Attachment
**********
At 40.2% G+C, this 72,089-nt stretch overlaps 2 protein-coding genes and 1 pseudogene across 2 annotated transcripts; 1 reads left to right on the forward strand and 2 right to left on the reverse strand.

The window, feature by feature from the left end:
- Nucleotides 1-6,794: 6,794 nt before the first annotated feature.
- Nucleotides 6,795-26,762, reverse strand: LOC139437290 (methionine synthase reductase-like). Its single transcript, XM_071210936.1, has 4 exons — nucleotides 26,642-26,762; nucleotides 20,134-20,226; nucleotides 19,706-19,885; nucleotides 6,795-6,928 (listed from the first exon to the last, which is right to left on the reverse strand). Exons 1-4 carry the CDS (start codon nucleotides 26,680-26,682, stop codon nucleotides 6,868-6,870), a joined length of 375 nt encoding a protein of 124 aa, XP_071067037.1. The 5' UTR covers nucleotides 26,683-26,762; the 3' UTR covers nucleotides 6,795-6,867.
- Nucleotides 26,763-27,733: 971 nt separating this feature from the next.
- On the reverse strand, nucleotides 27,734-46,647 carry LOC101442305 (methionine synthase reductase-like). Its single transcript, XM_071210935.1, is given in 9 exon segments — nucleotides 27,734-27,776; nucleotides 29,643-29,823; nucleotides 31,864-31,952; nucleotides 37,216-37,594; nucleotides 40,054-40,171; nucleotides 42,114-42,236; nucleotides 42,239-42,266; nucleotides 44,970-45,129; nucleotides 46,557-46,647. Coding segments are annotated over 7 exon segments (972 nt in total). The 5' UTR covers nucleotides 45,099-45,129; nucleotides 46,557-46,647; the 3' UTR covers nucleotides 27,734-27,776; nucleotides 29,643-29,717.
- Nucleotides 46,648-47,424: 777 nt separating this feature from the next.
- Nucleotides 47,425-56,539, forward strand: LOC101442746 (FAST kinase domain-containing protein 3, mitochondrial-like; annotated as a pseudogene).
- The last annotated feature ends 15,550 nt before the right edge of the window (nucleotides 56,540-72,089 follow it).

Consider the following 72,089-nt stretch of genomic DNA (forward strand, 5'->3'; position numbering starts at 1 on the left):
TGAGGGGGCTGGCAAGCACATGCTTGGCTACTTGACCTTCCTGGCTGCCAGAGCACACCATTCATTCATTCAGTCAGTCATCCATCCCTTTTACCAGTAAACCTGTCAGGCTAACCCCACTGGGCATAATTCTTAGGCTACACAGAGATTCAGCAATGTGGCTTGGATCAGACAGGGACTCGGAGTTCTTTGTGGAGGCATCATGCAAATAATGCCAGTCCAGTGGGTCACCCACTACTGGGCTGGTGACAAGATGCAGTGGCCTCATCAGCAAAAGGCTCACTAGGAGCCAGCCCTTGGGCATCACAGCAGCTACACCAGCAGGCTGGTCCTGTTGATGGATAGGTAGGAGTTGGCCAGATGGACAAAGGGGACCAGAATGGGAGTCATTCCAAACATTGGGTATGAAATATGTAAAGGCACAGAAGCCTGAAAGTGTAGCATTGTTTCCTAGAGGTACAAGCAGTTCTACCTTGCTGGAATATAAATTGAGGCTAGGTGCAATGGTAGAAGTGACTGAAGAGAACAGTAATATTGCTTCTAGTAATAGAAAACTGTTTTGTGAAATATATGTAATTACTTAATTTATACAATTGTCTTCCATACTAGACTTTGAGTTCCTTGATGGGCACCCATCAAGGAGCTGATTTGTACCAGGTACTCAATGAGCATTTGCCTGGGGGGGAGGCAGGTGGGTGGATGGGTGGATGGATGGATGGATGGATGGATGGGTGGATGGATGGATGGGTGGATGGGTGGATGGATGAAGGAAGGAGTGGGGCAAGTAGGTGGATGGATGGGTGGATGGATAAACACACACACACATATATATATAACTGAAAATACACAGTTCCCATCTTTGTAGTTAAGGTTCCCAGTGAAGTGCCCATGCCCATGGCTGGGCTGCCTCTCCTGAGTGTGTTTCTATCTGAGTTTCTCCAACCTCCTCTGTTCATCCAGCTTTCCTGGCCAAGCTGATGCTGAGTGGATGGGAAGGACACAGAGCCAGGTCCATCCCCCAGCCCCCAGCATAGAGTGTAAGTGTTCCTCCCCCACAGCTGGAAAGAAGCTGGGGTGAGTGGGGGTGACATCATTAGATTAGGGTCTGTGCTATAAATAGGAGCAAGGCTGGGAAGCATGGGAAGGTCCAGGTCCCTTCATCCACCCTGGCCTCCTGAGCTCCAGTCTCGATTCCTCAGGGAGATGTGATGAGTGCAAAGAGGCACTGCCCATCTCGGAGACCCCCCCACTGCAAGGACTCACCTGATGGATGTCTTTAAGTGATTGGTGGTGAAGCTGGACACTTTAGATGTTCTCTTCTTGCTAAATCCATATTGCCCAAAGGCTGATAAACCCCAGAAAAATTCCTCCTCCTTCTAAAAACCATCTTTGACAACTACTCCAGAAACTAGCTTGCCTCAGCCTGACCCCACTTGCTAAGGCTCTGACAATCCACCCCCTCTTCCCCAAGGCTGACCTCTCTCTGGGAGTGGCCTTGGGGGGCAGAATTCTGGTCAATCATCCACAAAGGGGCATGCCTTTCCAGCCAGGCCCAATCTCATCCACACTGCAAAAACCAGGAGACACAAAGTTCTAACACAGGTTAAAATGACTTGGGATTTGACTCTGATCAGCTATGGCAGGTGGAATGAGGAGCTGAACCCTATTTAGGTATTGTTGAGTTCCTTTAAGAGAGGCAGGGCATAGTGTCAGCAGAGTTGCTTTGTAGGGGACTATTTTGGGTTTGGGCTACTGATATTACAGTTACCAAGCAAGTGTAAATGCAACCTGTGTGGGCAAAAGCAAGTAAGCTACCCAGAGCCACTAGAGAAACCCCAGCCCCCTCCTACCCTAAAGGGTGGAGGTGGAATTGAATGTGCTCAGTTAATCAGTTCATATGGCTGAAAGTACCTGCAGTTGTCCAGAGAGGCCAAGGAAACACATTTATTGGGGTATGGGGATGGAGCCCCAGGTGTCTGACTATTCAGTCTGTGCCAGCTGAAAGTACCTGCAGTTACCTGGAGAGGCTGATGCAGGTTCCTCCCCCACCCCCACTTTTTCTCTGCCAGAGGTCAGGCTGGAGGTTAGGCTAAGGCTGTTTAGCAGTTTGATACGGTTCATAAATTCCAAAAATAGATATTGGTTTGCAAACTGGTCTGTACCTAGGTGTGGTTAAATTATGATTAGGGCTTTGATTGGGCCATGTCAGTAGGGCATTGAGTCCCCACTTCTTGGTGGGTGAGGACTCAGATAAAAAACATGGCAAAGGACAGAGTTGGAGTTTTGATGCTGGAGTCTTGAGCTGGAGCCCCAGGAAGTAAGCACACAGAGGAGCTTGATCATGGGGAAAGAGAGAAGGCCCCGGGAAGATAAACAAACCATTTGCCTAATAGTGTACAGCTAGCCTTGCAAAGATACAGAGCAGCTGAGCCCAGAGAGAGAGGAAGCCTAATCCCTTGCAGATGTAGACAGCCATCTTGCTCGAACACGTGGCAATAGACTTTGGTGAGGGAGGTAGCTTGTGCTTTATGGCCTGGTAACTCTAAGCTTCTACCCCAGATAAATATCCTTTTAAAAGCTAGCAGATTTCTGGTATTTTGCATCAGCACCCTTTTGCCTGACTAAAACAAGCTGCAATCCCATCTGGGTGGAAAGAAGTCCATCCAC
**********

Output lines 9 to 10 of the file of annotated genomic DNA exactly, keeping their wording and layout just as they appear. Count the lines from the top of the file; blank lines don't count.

- The last annotated feature ends 15,550 nt before the right edge of the window (nucleotides 56,540-72,089 follow it).

Consider the following 72,089-nt stretch of genomic DNA (forward strand, 5'->3'; position numbering starts at 1 on the left):